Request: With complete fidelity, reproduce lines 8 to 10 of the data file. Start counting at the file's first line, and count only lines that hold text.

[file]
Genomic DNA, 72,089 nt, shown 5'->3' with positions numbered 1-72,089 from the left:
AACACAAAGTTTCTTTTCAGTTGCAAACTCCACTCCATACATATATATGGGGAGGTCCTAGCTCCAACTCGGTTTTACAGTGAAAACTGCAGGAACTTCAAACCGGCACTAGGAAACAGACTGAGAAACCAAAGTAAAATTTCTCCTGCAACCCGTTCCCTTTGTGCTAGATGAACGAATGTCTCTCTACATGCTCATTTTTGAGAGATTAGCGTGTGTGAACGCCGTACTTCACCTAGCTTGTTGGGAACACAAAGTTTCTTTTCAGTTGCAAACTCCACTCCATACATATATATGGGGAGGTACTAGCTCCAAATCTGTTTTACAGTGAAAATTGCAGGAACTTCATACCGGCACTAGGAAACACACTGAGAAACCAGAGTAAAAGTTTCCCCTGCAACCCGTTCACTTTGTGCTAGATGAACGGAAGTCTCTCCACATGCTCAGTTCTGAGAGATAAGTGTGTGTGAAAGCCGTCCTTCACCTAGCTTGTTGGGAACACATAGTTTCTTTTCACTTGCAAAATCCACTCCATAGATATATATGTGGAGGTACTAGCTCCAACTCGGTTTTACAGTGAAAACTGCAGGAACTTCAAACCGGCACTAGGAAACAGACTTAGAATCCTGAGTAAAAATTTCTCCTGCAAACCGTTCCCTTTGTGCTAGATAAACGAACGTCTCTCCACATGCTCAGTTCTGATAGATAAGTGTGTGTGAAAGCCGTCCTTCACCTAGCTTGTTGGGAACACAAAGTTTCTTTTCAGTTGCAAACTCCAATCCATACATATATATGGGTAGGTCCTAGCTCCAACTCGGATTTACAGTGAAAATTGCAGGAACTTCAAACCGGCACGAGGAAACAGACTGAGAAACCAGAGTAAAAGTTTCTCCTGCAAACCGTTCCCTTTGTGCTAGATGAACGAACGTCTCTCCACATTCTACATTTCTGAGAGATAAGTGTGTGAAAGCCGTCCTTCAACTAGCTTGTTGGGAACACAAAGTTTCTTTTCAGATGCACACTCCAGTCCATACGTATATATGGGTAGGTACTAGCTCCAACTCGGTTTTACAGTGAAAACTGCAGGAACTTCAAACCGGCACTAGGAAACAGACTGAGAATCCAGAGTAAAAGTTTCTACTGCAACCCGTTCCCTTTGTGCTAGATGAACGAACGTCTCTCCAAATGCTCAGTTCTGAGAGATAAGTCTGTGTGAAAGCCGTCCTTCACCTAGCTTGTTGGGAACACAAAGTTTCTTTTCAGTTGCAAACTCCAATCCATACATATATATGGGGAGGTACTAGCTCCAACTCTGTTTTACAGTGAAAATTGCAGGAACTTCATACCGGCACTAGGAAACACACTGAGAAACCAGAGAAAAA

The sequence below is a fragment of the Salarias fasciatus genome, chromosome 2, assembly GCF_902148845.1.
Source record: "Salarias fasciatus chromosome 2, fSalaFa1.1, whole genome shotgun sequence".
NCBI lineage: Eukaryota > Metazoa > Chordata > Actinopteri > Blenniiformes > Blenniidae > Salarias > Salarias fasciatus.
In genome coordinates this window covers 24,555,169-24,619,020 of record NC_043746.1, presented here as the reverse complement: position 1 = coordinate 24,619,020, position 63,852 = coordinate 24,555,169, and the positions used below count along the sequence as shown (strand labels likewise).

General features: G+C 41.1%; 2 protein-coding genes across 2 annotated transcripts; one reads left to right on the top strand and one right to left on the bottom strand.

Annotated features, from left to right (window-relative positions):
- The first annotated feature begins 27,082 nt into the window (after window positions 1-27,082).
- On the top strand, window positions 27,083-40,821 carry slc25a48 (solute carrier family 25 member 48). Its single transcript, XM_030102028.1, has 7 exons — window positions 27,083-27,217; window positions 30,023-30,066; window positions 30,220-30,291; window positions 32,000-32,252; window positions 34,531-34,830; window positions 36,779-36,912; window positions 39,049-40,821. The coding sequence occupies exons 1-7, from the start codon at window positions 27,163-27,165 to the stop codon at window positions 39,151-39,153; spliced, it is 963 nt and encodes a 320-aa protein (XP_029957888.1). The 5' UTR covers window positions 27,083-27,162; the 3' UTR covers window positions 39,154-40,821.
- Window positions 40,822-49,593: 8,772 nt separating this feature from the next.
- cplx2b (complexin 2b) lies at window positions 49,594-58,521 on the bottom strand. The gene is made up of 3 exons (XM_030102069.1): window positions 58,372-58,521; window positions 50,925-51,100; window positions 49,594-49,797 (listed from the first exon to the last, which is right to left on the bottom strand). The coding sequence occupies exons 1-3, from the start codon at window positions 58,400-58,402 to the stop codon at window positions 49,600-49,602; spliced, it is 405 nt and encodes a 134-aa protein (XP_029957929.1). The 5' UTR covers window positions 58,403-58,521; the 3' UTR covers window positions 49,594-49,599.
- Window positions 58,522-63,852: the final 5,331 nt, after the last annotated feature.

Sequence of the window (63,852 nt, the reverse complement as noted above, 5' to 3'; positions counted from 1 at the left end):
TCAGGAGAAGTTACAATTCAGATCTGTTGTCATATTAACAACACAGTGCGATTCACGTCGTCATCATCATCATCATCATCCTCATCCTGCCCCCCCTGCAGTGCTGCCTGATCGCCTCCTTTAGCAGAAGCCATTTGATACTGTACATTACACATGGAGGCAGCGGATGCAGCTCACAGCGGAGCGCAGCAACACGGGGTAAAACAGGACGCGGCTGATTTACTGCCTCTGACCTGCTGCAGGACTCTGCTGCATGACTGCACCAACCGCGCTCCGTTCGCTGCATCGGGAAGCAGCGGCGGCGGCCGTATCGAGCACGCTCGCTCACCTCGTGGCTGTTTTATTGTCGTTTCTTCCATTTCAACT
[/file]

Annotated features, from left to right (window-relative positions):
- The first annotated feature begins 27,082 nt into the window (after window positions 1-27,082).
- On the top strand, window positions 27,083-40,821 carry slc25a48 (solute carrier family 25 member 48). Its single transcript, XM_030102028.1, has 7 exons — window positions 27,083-27,217; window positions 30,023-30,066; window positions 30,220-30,291; window positions 32,000-32,252; window positions 34,531-34,830; window positions 36,779-36,912; window positions 39,049-40,821. The coding sequence occupies exons 1-7, from the start codon at window positions 27,163-27,165 to the stop codon at window positions 39,151-39,153; spliced, it is 963 nt and encodes a 320-aa protein (XP_029957888.1). The 5' UTR covers window positions 27,083-27,162; the 3' UTR covers window positions 39,154-40,821.